The genus Agave is treated here in a wide sense to include taxa previously treated as belonging to the genera Manfreda, Prochnyanthes, Polianthes and Pseudobravoa. Not all botanists are happy with this treatment, with some feeling that these genera should remain distinct, at least until further studies have been carried out. In addition, given the high species diversity found in Agave, some feel that an alternative approach could be the recognition of several smaller genera within the current circumscription of Agave[
Agave gracielae is an evergreen, short-stemmed, succulent plant forming a rosette of leaves that can be 16 - 60cm tall and 35 - 75cm in diameter. Around 65 - 230 leaves are produced on mature plants each of which can be 13 - 55cm long and 12 - 15mm wide near the base. After several years of growth, a flowering stem that can be around 1.5 - 2.5 metres tall is produced, after which the rosette will die. However, the plant usually produces a number of young plants around its base that will develop as new plants.
The plant is harvested from the wild for local use as a food. It is also grown as an ornamental for which it is both harvested from the wild in very small quantities and also propagated from cultivated plants
Even though Agave gracielae has a restricted range, it is abundant and there are no threats causing declines in the population. It also occurs with in a protected area. The plant is classified as 'Least Concern' in the IUCN Red List of Threatened Species(2019)[
Many Agave species have strong, sharp spines on the leaves and leaf tips.
In theory at least, the flowers, nectar, immature flowering stem and the centre of the rosette of all Agave species is edible and, with proper preparation, can provide a sweet, tasty foodstuff. Some species, however, contain relatively high levels of saponins (which makes them taste bitter) and some other compounds which can cause bellyache, and so these would only be eaten in times of desperation. In addition, many people may find these foods to be strongly laxative the first few times they eat them[
Southern N. America - central Mexico (Querétaro, San Louis Postosí)
Calcareous rocks in pine, oak and cloud forests; at elevations from 1,200 - 2,400 metres[
|Conservation Status||Least Concern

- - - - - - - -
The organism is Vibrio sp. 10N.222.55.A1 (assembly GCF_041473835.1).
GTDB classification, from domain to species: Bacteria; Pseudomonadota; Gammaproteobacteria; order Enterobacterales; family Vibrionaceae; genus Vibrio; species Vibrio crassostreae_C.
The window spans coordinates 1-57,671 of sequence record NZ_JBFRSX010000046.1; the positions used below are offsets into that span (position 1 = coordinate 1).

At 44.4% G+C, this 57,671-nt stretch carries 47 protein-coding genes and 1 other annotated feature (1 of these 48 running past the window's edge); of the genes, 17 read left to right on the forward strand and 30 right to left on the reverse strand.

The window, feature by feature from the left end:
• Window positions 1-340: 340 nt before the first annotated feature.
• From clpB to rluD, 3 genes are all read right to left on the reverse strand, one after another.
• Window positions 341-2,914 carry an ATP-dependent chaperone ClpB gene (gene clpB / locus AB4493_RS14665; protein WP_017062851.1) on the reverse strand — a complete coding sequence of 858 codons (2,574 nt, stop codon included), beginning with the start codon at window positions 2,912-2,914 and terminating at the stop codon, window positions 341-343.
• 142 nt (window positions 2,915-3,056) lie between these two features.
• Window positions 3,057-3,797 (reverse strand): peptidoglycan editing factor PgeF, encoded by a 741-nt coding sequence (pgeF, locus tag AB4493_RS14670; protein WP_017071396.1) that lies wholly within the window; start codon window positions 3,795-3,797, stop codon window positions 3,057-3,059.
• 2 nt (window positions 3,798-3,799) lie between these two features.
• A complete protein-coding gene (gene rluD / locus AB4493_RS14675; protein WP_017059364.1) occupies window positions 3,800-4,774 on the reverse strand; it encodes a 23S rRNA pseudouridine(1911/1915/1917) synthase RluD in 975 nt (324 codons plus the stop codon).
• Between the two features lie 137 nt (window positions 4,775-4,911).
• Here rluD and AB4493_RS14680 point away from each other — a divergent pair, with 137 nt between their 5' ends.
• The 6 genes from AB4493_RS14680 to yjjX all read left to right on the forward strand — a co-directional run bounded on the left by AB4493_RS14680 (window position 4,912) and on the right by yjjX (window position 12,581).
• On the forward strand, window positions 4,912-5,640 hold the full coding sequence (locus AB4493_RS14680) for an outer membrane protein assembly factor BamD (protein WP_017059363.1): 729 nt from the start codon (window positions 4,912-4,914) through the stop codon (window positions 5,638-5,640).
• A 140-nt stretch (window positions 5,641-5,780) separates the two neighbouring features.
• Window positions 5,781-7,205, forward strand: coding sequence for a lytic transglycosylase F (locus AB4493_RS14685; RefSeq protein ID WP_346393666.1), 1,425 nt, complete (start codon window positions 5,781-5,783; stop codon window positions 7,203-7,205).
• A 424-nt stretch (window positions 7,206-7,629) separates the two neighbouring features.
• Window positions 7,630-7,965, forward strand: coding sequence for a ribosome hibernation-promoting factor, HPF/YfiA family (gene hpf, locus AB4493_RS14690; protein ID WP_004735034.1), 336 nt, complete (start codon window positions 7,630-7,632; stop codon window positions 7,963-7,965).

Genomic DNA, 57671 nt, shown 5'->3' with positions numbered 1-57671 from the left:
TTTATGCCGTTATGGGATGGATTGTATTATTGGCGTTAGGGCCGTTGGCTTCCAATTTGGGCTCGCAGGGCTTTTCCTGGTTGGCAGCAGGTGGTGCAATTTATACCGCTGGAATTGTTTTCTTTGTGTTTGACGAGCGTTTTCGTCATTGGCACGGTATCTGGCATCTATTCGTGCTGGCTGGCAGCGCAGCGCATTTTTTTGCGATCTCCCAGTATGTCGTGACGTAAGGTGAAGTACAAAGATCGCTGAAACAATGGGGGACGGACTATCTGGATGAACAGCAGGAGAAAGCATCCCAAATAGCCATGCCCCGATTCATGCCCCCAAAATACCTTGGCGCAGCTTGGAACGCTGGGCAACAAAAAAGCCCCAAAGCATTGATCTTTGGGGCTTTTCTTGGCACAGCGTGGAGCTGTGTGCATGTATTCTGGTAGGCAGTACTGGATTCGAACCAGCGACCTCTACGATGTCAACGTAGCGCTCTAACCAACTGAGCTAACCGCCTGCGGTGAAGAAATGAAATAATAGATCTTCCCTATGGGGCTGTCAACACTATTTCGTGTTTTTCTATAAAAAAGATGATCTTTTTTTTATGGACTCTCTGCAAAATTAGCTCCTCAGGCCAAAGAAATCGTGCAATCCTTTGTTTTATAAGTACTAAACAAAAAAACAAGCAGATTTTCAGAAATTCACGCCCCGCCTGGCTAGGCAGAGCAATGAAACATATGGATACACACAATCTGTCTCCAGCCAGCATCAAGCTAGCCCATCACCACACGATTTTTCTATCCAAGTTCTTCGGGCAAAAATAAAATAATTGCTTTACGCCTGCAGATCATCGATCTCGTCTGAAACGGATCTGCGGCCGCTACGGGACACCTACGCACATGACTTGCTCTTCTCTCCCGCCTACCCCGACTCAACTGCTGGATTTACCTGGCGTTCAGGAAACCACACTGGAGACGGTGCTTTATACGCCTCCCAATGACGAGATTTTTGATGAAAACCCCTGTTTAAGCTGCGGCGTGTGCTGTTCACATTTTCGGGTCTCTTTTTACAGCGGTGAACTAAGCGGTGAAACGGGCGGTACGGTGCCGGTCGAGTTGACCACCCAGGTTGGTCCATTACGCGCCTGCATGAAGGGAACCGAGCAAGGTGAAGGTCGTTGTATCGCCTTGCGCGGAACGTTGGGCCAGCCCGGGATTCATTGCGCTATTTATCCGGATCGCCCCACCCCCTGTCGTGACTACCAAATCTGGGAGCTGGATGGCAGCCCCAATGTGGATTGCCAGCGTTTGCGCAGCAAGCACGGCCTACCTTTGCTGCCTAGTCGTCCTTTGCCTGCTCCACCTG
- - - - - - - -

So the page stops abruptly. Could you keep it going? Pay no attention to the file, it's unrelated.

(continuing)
|Cultivation Status||Ornamental, Wild
Agave species are found mainly in the arid and semi-arid regions of southwestern N. America, especially in Mexico, extending from the warm temperate zone to the tropics often at moderate elevations. Many species can withstand at least a few degrees of frost, but only in drier regions and where soils are very well-drained.
Agave species generally require a sunny position, succeeding in most soils of medium-fertility so long as they are very well-drained. Most species are undemanding as to the soil pH, though those found in the wild on limestone soils will grow better in neutral to alkaline conditions. Plants are generally very tolerant of dry conditions and of extended periods of drought[
Most Agave species are monocarpic, individual rosettes living for a number of years without flowering before sending up an often very large flowering stem and then dying after flowering and setting seed. This species, however, produces a number of new rosettes from suckers or offsets during its lifespan and these new plants will continue to grow after the death of the parent plant. Over time, some species can form extensive clonal colonies by this means[
Individual plants take about 7 - 15 years in their native habitat, considerably longer in colder climates, before flowering[
Members of this genus are rarely if ever troubled by browsing deer[
]. The floral buds are cooked and eaten as a vegetable[
The young inflorescences are cooked and eaten as sweets[
Seed - surface sow in a container in a light position. The seed usually germinates in 1 - 3 months at 15 - 20°c[
]. Prick out the seedlings into individual pots of well-drained soil when they are large enough to handle and grow them on in a sunny position until they are at least 10cm tall before planting out.
Offsets and suckers can be potted up at any time they are available.
Bulbils, where produced, are an easy method of propagation. Simply pot them up and plant out at the beginning of a growing season when they are 10cm or more tall.
If you have any useful information about this plant, please leave a comment. Comments have to be approved before they are shown here.